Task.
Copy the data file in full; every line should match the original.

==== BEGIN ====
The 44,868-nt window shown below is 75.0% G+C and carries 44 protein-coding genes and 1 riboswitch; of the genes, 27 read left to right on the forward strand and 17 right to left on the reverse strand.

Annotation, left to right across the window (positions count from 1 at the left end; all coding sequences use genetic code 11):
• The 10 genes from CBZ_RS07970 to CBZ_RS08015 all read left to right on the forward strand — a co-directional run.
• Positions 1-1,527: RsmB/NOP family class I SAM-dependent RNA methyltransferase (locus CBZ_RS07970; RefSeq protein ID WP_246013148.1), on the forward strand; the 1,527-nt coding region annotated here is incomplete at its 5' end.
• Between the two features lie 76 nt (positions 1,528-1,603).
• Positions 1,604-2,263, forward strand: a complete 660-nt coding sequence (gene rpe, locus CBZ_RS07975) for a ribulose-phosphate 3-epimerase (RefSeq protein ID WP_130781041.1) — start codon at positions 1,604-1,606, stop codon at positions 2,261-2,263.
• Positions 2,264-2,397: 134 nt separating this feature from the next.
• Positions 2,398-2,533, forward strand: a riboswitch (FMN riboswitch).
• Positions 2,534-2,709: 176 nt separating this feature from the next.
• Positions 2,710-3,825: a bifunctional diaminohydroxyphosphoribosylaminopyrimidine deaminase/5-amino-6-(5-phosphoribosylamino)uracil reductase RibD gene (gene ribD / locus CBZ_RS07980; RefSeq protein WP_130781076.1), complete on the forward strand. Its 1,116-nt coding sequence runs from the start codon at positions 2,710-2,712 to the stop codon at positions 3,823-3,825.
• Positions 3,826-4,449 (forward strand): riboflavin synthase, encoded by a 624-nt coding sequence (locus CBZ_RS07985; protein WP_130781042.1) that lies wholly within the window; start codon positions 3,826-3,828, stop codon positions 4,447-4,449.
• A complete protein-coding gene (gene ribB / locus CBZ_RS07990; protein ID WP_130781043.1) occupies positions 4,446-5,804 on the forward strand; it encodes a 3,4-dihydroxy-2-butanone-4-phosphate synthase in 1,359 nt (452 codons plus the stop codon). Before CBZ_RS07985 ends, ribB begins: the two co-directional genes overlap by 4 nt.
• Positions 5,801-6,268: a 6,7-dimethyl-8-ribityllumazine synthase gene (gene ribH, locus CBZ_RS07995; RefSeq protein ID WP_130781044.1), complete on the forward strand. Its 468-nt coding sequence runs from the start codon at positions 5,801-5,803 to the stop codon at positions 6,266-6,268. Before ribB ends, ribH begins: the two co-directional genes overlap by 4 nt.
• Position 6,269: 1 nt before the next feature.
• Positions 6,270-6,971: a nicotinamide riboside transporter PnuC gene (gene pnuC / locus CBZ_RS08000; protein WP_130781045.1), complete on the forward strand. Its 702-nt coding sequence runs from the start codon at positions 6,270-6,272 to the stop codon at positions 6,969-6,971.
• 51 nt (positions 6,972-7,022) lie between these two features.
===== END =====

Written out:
The 44,868-nt window shown below is 75.0% G+C and carries 44 protein-coding genes and 1 riboswitch; of the genes, 27 read left to right on the forward strand and 17 right to left on the reverse strand.

Annotation, left to right across the window (positions count from 1 at the left end; all coding sequences use genetic code 11):
• The 10 genes from CBZ_RS07970 to CBZ_RS08015 all read left to right on the forward strand — a co-directional run.
• Positions 1-1,527: RsmB/NOP family class I SAM-dependent RNA methyltransferase (locus CBZ_RS07970; RefSeq protein ID WP_246013148.1), on the forward strand; the 1,527-nt coding region annotated here is incomplete at its 5' end.
• Between the two features lie 76 nt (positions 1,528-1,603).
• Positions 1,604-2,263, forward strand: a complete 660-nt coding sequence (gene rpe, locus CBZ_RS07975) for a ribulose-phosphate 3-epimerase (RefSeq protein ID WP_130781041.1) — start codon at positions 1,604-1,606, stop codon at positions 2,261-2,263.
• Positions 2,264-2,397: 134 nt separating this feature from the next.
• Positions 2,398-2,533, forward strand: a riboswitch (FMN riboswitch).
• Positions 2,534-2,709: 176 nt separating this feature from the next.
• Positions 2,710-3,825: a bifunctional diaminohydroxyphosphoribosylaminopyrimidine deaminase/5-amino-6-(5-phosphoribosylamino)uracil reductase RibD gene (gene ribD / locus CBZ_RS07980; RefSeq protein WP_130781076.1), complete on the forward strand. Its 1,116-nt coding sequence runs from the start codon at positions 2,710-2,712 to the stop codon at positions 3,823-3,825.
• Positions 3,826-4,449 (forward strand): riboflavin synthase, encoded by a 624-nt coding sequence (locus CBZ_RS07985; protein WP_130781042.1) that lies wholly within the window; start codon positions 3,826-3,828, stop codon positions 4,447-4,449.
• A complete protein-coding gene (gene ribB / locus CBZ_RS07990; protein ID WP_130781043.1) occupies positions 4,446-5,804 on the forward strand; it encodes a 3,4-dihydroxy-2-butanone-4-phosphate synthase in 1,359 nt (452 codons plus the stop codon). Before CBZ_RS07985 ends, ribB begins: the two co-directional genes overlap by 4 nt.
• Positions 5,801-6,268: a 6,7-dimethyl-8-ribityllumazine synthase gene (gene ribH, locus CBZ_RS07995; RefSeq protein ID WP_130781044.1), complete on the forward strand. Its 468-nt coding sequence runs from the start codon at positions 5,801-5,803 to the stop codon at positions 6,266-6,268. Before ribB ends, ribH begins: the two co-directional genes overlap by 4 nt.
• Position 6,269: 1 nt before the next feature.
• Positions 6,270-6,971: a nicotinamide riboside transporter PnuC gene (gene pnuC / locus CBZ_RS08000; protein WP_130781045.1), complete on the forward strand. Its 702-nt coding sequence runs from the start codon at positions 6,270-6,272 to the stop codon at positions 6,969-6,971.
• 51 nt (positions 6,972-7,022) lie between these two features.